The raging fire that destroyed Brazil’s National Museum, located in Rio de Janeiro and the country’s oldest cultural institution, shocked citizens and foreign observers alike. The absence of minimal fire safety and security measures and the lack of disaster preparedness reflect a blatant disregard for the Brazilian nation’s crucial cultural and scholarly resources. In addition to destroying most of the museum’s valuable collections, the incident reveals how decreased government spending in recent years had left the building and its treasures vulnerable to such a tragedy. It has also sparked a heated debate about the short and long-term effects of budget cuts directed at cultural programmes. An on-going economic crisis further diminishes hopes that the fire will encourage a change in cultural policies in the immediate future.
With over 20 million catalogued items in the areas of geology, paleontology, botany and zoology, biological anthropology, archeology, and ethnography, the National Museum has been considered the seventh most important institution of its kind in the world. Among the many items lost in the fire were a 700-piece collection of ancient Egyptian objects, the largest in Latin America; the skeleton of Luzia, a 11-thousand-year-old Brazilian fossil of one of the first women to arrive on the South American continent; dinosaur skeletons found in Brazil; and a vast assortment of indigenous featherworks, baskets, and ceramics. In the second half of the 19th century, Emperor Pedro II, an amateur scientist with broad interests in natural history and archeology, encouraged the collection of artefacts discovered in Brazil. The building hosted one of the two anthropological programmes of the Federal University of Rio de Janeiro, among the leading centers in the nation. Even as the structure has deteriorated over time due to lack of funding and many of the displays reflected out-of-date sensibilities about modern museology, the collection remained a location of national pride.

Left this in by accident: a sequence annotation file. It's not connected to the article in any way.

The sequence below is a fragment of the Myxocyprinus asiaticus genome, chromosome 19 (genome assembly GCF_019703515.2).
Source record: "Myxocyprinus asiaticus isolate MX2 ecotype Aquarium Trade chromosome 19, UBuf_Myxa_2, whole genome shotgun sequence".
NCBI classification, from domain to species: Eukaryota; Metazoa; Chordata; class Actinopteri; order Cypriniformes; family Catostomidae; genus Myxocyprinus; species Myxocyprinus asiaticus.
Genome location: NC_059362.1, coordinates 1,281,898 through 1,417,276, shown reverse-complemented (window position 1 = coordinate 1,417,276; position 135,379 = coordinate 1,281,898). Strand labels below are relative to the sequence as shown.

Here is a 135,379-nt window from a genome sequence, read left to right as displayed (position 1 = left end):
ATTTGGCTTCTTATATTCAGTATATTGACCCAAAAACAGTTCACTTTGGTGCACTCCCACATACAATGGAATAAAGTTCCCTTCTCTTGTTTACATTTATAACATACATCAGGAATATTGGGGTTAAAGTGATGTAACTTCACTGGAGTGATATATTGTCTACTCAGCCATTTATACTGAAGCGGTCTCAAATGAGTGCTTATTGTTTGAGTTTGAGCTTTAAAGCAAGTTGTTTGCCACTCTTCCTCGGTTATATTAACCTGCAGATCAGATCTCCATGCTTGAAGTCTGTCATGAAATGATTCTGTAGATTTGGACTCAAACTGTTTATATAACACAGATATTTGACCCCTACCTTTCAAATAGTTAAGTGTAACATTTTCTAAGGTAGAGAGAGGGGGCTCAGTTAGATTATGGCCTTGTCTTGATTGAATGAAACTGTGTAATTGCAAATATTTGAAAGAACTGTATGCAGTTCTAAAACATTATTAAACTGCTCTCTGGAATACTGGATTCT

National and international campaigns to restore the library of the anthropology department are already underway, but the destruction of the building and its contents have demoralised many about whether or not there is sufficient government support and public backing to ensure the rebuilding of the museum and its collection. Donations by private benefactors are rare in Brazil, so cultural institutions must rely on the state. Other cultural institutions are similarly underfunded with outdated systems and procedures to protect them against fire hazards or other natural or human-generated disasters. As one cynical observer noted, the budget for washing the official cars of congressional representatives is currently three-times the amount that had been allotted for the maintenance of the National Museum.
Is there, then, any hope that the National Museum might return to its former glory? While some of its holdings had been kept in off-site storage and might become the new featured core of the collection, it will require concerted national and international pressure on the soon-to-be elected president and congress to dedicate the necessary resources to restore the building and its contents to any semblance of its past prominence. This will be no easy task and will require a broad coalition of forces united with international entities that can highlight the importance of a country’s national heritage for its own future.
James N. Green is Professor of Brazilian History and Culture at Brown University and the Executive Director of the Brazilian Studies Association (BRASA).